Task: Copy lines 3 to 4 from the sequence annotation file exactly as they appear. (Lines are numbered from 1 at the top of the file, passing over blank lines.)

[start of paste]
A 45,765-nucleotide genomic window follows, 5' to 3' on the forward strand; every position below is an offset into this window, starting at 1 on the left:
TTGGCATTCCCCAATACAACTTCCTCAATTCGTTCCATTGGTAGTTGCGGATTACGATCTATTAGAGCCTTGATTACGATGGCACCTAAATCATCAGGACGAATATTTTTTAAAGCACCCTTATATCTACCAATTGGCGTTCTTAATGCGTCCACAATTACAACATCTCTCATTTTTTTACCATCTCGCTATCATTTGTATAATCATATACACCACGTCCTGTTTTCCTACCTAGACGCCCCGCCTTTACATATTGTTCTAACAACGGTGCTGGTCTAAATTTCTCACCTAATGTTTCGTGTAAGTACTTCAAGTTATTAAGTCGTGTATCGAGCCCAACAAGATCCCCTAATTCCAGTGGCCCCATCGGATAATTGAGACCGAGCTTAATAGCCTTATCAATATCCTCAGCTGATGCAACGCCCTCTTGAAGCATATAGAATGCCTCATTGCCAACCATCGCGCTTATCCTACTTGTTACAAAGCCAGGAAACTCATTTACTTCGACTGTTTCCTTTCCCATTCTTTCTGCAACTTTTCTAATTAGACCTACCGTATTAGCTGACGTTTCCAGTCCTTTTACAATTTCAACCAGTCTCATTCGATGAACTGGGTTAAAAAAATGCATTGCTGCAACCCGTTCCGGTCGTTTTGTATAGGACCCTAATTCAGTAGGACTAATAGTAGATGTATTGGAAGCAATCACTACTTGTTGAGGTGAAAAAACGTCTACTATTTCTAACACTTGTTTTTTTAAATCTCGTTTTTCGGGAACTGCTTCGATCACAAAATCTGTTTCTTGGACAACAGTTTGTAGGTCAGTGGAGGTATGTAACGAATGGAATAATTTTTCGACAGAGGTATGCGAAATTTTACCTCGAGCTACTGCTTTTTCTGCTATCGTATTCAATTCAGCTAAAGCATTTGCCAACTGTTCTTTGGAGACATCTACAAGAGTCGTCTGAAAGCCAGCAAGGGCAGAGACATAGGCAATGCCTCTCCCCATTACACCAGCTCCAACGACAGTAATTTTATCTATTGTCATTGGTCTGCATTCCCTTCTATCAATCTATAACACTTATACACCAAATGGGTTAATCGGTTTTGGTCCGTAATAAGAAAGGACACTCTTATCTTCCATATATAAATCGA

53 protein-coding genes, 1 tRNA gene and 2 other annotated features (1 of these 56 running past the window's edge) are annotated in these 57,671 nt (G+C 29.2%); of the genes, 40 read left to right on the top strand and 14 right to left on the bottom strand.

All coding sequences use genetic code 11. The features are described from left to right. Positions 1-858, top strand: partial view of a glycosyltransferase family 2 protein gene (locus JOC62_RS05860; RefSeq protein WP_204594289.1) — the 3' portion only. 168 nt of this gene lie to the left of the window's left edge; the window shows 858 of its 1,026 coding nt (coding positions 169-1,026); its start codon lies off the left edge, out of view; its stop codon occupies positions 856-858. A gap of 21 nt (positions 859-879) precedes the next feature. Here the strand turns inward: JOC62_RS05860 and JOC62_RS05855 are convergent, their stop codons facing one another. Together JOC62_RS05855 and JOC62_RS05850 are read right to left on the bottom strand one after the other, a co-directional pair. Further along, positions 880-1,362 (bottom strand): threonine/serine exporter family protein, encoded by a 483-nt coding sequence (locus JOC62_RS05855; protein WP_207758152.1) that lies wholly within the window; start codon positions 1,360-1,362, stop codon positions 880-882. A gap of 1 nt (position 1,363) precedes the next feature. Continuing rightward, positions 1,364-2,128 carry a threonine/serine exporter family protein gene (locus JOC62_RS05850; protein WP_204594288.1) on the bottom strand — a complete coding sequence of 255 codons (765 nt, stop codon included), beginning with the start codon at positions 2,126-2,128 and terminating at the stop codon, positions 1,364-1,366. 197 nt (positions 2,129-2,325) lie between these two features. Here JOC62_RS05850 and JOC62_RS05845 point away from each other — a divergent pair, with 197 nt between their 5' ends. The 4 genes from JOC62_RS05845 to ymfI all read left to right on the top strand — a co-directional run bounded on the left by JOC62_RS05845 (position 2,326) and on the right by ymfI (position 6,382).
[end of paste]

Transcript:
53 protein-coding genes, 1 tRNA gene and 2 other annotated features (1 of these 56 running past the window's edge) are annotated in these 57,671 nt (G+C 29.2%); of the genes, 40 read left to right on the top strand and 14 right to left on the bottom strand.

All coding sequences use genetic code 11. The features are described from left to right. Positions 1-858, top strand: partial view of a glycosyltransferase family 2 protein gene (locus JOC62_RS05860; RefSeq protein WP_204594289.1) — the 3' portion only. 168 nt of this gene lie to the left of the window's left edge; the window shows 858 of its 1,026 coding nt (coding positions 169-1,026); its start codon lies off the left edge, out of view; its stop codon occupies positions 856-858. A gap of 21 nt (positions 859-879) precedes the next feature. Here the strand turns inward: JOC62_RS05860 and JOC62_RS05855 are convergent, their stop codons facing one another. Together JOC62_RS05855 and JOC62_RS05850 are read right to left on the bottom strand one after the other, a co-directional pair. Further along, positions 880-1,362 (bottom strand): threonine/serine exporter family protein, encoded by a 483-nt coding sequence (locus JOC62_RS05855; protein WP_207758152.1) that lies wholly within the window; start codon positions 1,360-1,362, stop codon positions 880-882. A gap of 1 nt (position 1,363) precedes the next feature. Continuing rightward, positions 1,364-2,128 carry a threonine/serine exporter family protein gene (locus JOC62_RS05850; protein WP_204594288.1) on the bottom strand — a complete coding sequence of 255 codons (765 nt, stop codon included), beginning with the start codon at positions 2,126-2,128 and terminating at the stop codon, positions 1,364-1,366. 197 nt (positions 2,129-2,325) lie between these two features. Here JOC62_RS05850 and JOC62_RS05845 point away from each other — a divergent pair, with 197 nt between their 5' ends. The 4 genes from JOC62_RS05845 to ymfI all read left to right on the top strand — a co-directional run bounded on the left by JOC62_RS05845 (position 2,326) and on the right by ymfI (position 6,382).